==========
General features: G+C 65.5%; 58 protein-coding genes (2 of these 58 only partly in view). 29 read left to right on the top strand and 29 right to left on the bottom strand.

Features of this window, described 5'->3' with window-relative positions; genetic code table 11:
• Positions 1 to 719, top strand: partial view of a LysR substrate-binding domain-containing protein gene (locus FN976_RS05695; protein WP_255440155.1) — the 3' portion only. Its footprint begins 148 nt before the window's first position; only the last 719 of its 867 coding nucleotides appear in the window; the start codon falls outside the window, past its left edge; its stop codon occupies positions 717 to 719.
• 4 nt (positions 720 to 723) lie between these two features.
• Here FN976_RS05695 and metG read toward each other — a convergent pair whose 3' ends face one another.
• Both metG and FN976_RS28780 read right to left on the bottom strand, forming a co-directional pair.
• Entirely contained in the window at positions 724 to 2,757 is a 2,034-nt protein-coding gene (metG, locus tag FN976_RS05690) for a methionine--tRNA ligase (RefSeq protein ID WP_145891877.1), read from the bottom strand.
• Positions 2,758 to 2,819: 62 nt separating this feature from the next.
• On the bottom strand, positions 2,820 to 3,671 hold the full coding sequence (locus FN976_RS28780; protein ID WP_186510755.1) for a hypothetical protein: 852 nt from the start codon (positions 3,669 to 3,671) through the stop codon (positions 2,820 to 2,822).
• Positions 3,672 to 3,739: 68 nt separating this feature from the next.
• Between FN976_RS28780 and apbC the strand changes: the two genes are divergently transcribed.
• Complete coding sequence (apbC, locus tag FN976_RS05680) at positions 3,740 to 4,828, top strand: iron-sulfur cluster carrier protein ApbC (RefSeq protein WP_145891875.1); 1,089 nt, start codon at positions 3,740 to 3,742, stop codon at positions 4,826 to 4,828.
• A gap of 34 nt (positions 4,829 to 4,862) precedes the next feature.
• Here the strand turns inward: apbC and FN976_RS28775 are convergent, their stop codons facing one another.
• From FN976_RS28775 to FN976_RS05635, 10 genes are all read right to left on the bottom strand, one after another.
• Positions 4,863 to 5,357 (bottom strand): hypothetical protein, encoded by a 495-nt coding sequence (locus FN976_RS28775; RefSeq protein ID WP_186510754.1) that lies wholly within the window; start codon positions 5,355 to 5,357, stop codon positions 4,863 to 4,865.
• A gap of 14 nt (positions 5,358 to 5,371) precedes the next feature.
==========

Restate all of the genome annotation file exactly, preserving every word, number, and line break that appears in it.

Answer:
General features: G+C 65.5%; 58 protein-coding genes (2 of these 58 only partly in view). 29 read left to right on the top strand and 29 right to left on the bottom strand.

Features of this window, described 5'->3' with window-relative positions; genetic code table 11:
• Positions 1 to 719, top strand: partial view of a LysR substrate-binding domain-containing protein gene (locus FN976_RS05695; protein WP_255440155.1) — the 3' portion only. Its footprint begins 148 nt before the window's first position; only the last 719 of its 867 coding nucleotides appear in the window; the start codon falls outside the window, past its left edge; its stop codon occupies positions 717 to 719.
• 4 nt (positions 720 to 723) lie between these two features.
• Here FN976_RS05695 and metG read toward each other — a convergent pair whose 3' ends face one another.
• Both metG and FN976_RS28780 read right to left on the bottom strand, forming a co-directional pair.
• Entirely contained in the window at positions 724 to 2,757 is a 2,034-nt protein-coding gene (metG, locus tag FN976_RS05690) for a methionine--tRNA ligase (RefSeq protein ID WP_145891877.1), read from the bottom strand.
• Positions 2,758 to 2,819: 62 nt separating this feature from the next.
• On the bottom strand, positions 2,820 to 3,671 hold the full coding sequence (locus FN976_RS28780; protein ID WP_186510755.1) for a hypothetical protein: 852 nt from the start codon (positions 3,669 to 3,671) through the stop codon (positions 2,820 to 2,822).
• Positions 3,672 to 3,739: 68 nt separating this feature from the next.
• Between FN976_RS28780 and apbC the strand changes: the two genes are divergently transcribed.
• Complete coding sequence (apbC, locus tag FN976_RS05680) at positions 3,740 to 4,828, top strand: iron-sulfur cluster carrier protein ApbC (RefSeq protein WP_145891875.1); 1,089 nt, start codon at positions 3,740 to 3,742, stop codon at positions 4,826 to 4,828.
• A gap of 34 nt (positions 4,829 to 4,862) precedes the next feature.
• Here the strand turns inward: apbC and FN976_RS28775 are convergent, their stop codons facing one another.
• From FN976_RS28775 to FN976_RS05635, 10 genes are all read right to left on the bottom strand, one after another.
• Positions 4,863 to 5,357 (bottom strand): hypothetical protein, encoded by a 495-nt coding sequence (locus FN976_RS28775; RefSeq protein ID WP_186510754.1) that lies wholly within the window; start codon positions 5,355 to 5,357, stop codon positions 4,863 to 4,865.
• A gap of 14 nt (positions 5,358 to 5,371) precedes the next feature.